Less smokers, less tobacco tax revenue.

People live longer by not smoking (so the statistics say, and we know what Mark Twain said about stats )

Now we’ll have to pay mor for health care because the population at large will live longer.

Also, I have heard the #1 black market item in NY City is Cigarettes

Burgher on March 8, 2012 at 4:51 PM

Kathleen Sebelius would probably say fewer smokers mean lower health care costs for the country — and that’s true.

Sorry, no. That’s false.

http://www.nejm.org/doi/full/10.1056/NEJM199710093371506

“…in a population in which no one smoked the costs would be 7 percent higher among men and 4 percent higher among women than the costs in the current mixed population of smokers and nonsmokers.”

Smokers die earlier, the elderly cost a lot more in health insurance. the increased cost of some smoking related illnesses is more than offset the the reduction in years of health care costs for those smokers not reaching the “elderly” and more costly levels.

And once you throw social security into the mix… it’s clearly a net benefit. If the goal was to reduce government costs, they’d SUBSIDIZE cigarettes.

Obesity, same thing… overall costs are lower for obese. If you want to point the finger of blame at the highest health care cost group, you want fit, skinny, joggers who don’t smoke or drink… they’re the ones busting the budget (on average) because they live so darned long.

It’s like paying $1,000 per person for a test to find a one-in-a-million cancer that could have cost 5 million to treat if it weren’t found early.

They guy you found it for? He’s happy, and it saved him money… but you spent 1 billion dollars to save 5 million dollars.

Yes, having found a cured a cancer that otherwise could have killed the guy is nice; but lets not pretend we’ve saved money doing it.

gekkobear on March 8, 2012 at 5:04 PM

Give me your cig, I’ll give you a condom–Obama Exchange Program.

hillsoftx on March 8, 2012 at 3:11 PM

Butts for Slutts?

Left Coast Right Mind on March 8, 2012 at 5:04 PM

CorporatePiggy on March 8, 2012 at 4:10 PM

Ha, ha. I know, but to be perfectly honest, it’s actually very fun to do this. When I see a “No Smoking” sign it only make me want one, and like I said, I will! Often nobody says anything to me but sometimes someone will say “you can’t smoke in the elevator” or some such thing but I just smile and say, “oh, yeah, I forgot, sorry” and then take another big drag while I act like I’m looking for an ashtray, haha. Sometimes I’ll just stomp it out on the floor. It’s very funny and sometimes it’s hard to keep a straight face. I am always very nice about it, never complain to them but instead just act contrite while I flaunt their rules right in front of their faces. I have had people say “I’m allergic to smoke” to which I usually say, “wow, that’s unusual, you should see your doctor about that”. If I can I will make a crack about unfair taxes on cigarettes. I have had a few confrontations, but it is only because someone else gets mad and can’t control their anger. Ironically their blood pressure is rising from me smoking more than mine is from me smoking.

Dollayo on March 8, 2012 at 5:08 PM

Again, I ask: why is tobacco legal?

rickyricardo on March 8, 2012 at 3:26 PM

Because the government officials aren’t our parents, owners, or masters; and the goal of government isn’t to make everyone perfectly safe without any risk while controlling their lives and every individual choice.

Sure if the liberal goal of government were achieved and everyone were slaves/wards of the state while the state made every miniscule decision for everyone; then it would make sense to outlaw smoking, and anything else that might possibly be of any risk at all.

But gladly we haven’t been fully enslaved by the government yet.

I’m sorry if this state of affairs offends you; the liberals are doing their best to end rights, freedom, and liberty and push for slavery of the citizens as fast as they can… but this sort of thing takes time.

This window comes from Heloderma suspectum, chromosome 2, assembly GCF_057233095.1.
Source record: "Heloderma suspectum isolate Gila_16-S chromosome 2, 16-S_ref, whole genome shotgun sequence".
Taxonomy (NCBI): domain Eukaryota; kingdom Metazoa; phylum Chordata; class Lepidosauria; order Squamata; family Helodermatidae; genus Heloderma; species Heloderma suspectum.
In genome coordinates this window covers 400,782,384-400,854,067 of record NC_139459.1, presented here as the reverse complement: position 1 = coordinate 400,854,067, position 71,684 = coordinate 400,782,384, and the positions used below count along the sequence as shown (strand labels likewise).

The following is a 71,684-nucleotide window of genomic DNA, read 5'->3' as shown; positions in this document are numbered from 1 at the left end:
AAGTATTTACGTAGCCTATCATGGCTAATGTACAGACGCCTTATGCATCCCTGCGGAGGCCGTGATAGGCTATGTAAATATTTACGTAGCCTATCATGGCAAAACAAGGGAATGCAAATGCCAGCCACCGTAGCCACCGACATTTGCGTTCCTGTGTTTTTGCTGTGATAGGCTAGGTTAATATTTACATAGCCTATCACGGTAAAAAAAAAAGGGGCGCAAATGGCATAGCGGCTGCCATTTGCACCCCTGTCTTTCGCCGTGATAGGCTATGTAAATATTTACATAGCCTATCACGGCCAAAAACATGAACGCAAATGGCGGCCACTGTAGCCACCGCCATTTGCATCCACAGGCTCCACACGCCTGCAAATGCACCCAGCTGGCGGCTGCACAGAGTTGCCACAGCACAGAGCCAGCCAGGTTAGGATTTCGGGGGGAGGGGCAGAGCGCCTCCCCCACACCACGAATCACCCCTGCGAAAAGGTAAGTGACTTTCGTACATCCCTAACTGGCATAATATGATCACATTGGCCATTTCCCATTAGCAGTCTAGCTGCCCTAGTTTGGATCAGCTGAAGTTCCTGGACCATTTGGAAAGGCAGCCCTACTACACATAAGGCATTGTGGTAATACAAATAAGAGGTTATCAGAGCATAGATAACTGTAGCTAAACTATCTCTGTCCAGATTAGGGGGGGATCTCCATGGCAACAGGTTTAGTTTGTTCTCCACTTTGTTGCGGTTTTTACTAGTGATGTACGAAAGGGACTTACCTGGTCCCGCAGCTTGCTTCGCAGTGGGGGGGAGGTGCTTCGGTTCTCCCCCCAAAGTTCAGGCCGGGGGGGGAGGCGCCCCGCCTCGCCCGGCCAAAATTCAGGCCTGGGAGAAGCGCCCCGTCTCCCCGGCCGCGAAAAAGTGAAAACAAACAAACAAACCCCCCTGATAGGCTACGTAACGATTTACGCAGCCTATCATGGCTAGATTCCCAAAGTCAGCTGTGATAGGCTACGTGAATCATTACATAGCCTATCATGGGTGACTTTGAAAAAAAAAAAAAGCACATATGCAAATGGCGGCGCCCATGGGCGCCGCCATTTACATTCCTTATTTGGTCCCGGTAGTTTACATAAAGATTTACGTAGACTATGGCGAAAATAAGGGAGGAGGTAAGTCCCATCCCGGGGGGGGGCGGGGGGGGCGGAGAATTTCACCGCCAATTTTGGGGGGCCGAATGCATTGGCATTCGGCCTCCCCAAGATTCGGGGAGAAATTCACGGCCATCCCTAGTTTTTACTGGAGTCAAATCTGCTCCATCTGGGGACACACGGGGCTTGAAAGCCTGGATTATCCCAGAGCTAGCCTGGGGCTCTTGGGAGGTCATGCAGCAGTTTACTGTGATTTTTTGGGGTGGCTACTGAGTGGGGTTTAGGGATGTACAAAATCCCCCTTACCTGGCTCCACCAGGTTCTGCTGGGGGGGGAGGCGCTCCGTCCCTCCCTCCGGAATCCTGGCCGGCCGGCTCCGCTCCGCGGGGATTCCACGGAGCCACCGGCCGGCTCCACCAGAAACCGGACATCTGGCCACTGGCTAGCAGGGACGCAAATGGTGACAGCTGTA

gekkobear on March 8, 2012 at 5:12 PM

Give me your cig, I’ll give you a condom–Obama Exchange Program.

hillsoftx on March 8, 2012 at 3:11 PM

What good is a condom if you can’t have a cigarette when you are finished using it?

Dollayo on March 8, 2012 at 5:15 PM

Ok, I’ve got guns, ammo, gold/silver bullion and alcohol stockpiled so now I need to add cigars to the list. Make a ton of money on black market once they finally have their dream of free and legal marijuana, but outlaw cigs and alcohol. Liberals are hypocrites on so many issues, but this one I find particularly amusing. They seem to be saying don’t smoke UNLESS it’s pot and don’t get high on alcohol, use dope. Libtards crack me up…then I want to do really bad things to them…

Doomsday on March 8, 2012 at 5:22 PM

spark public activism in reducing death and disease caused by tobacco use.

No way! You live longer and cost more if you live a clean life. Also, early detection and cure of cancer (like mine) means expensive tests for the rest of my long, happy life. Late detection and dying young would have been cheaper for my insurance company.

But I guess the IPAB will take care of this problem. :)

PattyJ on March 8, 2012 at 5:35 PM

Doomsday on March 8, 2012 at 5:22 PM

Toilet-paper man. Post-armageddon it’ll be like Gold.

slickwillie2001 on March 8, 2012 at 5:41 PM

Just a pinch between your cheek & gum.
:)

Ladysmith CulchaVulcha on March 8, 2012 at 5:47 PM

Less cigarette smoke? Sounds like a good plan to me.

Mr. Prodigy on March 8, 2012 at 5:52 PM

The courts have already weighed in on some of this nanny-state no smoking hysteria and delivered a well-deserved rebuke to The Great Uniter … http://www.ombudizen.com/2012/03/03/a-blow-for-freedom/

ombdz on March 8, 2012 at 6:00 PM

Kathleen Sebelius would probably say fewer smokers mean lower health care costs for the country — and that’s true.

Sorry, no. That’s false.

gekkobear on March 8, 2012 at 5:04 PM

Then she most certainly will say it. Since when does she need a statement to be true? It only has to fit the narrative.

Lily on March 8, 2012 at 6:06 PM

Again, I ask: why is tobacco legal?

rickyricardo on March 8, 2012 at 3:26 PM

So it can be taxed and bring in ever more revenue.
/Libs

Bitter Clinger on March 8, 2012 at 3:31 PM

Well, it was legal in the past because Barack Obama smoked, but now that he’s quit, everyone else should, too, and the easiest way to do that would be to make it illegal.

/Libs v2.0

malclave on March 8, 2012 at 6:24 PM